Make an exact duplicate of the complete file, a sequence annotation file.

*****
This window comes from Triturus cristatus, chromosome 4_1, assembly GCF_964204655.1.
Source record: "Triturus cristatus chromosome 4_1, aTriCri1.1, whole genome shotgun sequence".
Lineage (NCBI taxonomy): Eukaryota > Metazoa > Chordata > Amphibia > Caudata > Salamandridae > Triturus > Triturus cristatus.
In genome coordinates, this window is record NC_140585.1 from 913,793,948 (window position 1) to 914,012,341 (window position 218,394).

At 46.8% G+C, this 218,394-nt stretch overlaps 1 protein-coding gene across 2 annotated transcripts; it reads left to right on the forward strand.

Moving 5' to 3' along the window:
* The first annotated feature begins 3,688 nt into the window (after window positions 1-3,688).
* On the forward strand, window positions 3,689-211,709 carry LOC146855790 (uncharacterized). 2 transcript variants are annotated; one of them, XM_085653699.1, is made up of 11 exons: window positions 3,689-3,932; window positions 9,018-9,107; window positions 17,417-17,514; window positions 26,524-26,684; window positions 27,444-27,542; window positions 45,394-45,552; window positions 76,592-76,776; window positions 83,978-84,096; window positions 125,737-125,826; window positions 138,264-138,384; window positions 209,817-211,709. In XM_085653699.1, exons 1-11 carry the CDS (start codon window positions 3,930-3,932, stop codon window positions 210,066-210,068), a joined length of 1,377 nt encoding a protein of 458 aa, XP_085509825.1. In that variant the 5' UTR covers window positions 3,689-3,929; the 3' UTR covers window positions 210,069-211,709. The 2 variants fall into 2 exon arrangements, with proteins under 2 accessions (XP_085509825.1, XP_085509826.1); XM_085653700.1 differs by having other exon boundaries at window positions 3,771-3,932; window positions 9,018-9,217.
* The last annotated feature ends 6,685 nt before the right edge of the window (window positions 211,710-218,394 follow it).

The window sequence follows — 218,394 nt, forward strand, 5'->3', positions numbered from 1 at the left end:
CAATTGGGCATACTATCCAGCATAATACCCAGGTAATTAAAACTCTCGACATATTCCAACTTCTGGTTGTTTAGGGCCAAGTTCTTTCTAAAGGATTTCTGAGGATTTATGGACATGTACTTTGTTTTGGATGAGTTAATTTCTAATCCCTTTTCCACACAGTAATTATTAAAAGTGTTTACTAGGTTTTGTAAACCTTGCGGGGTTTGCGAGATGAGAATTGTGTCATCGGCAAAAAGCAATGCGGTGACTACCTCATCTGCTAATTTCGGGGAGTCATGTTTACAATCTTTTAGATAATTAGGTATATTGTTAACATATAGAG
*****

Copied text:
This window comes from Triturus cristatus, chromosome 4_1, assembly GCF_964204655.1.
Source record: "Triturus cristatus chromosome 4_1, aTriCri1.1, whole genome shotgun sequence".
Lineage (NCBI taxonomy): Eukaryota > Metazoa > Chordata > Amphibia > Caudata > Salamandridae > Triturus > Triturus cristatus.
In genome coordinates, this window is record NC_140585.1 from 913,793,948 (window position 1) to 914,012,341 (window position 218,394).

At 46.8% G+C, this 218,394-nt stretch overlaps 1 protein-coding gene across 2 annotated transcripts; it reads left to right on the forward strand.

Moving 5' to 3' along the window:
* The first annotated feature begins 3,688 nt into the window (after window positions 1-3,688).
* On the forward strand, window positions 3,689-211,709 carry LOC146855790 (uncharacterized). 2 transcript variants are annotated; one of them, XM_085653699.1, is made up of 11 exons: window positions 3,689-3,932; window positions 9,018-9,107; window positions 17,417-17,514; window positions 26,524-26,684; window positions 27,444-27,542; window positions 45,394-45,552; window positions 76,592-76,776; window positions 83,978-84,096; window positions 125,737-125,826; window positions 138,264-138,384; window positions 209,817-211,709. In XM_085653699.1, exons 1-11 carry the CDS (start codon window positions 3,930-3,932, stop codon window positions 210,066-210,068), a joined length of 1,377 nt encoding a protein of 458 aa, XP_085509825.1. In that variant the 5' UTR covers window positions 3,689-3,929; the 3' UTR covers window positions 210,069-211,709. The 2 variants fall into 2 exon arrangements, with proteins under 2 accessions (XP_085509825.1, XP_085509826.1); XM_085653700.1 differs by having other exon boundaries at window positions 3,771-3,932; window positions 9,018-9,217.
* The last annotated feature ends 6,685 nt before the right edge of the window (window positions 211,710-218,394 follow it).

The window sequence follows — 218,394 nt, forward strand, 5'->3', positions numbered from 1 at the left end:
CAATTGGGCATACTATCCAGCATAATACCCAGGTAATTAAAACTCTCGACATATTCCAACTTCTGGTTGTTTAGGGCCAAGTTCTTTCTAAAGGATTTCTGAGGATTTATGGACATGTACTTTGTTTTGGATGAGTTAATTTCTAATCCCTTTTCCACACAGTAATTATTAAAAGTGTTTACTAGGTTTTGTAAACCTTGCGGGGTTTGCGAGATGAGAATTGTGTCATCGGCAAAAAGCAATGCGGTGACTACCTCATCTGCTAATTTCGGGGAGTCATGTTTACAATCTTTTAGATAATTAGGTATATTGTTAACATATAGAG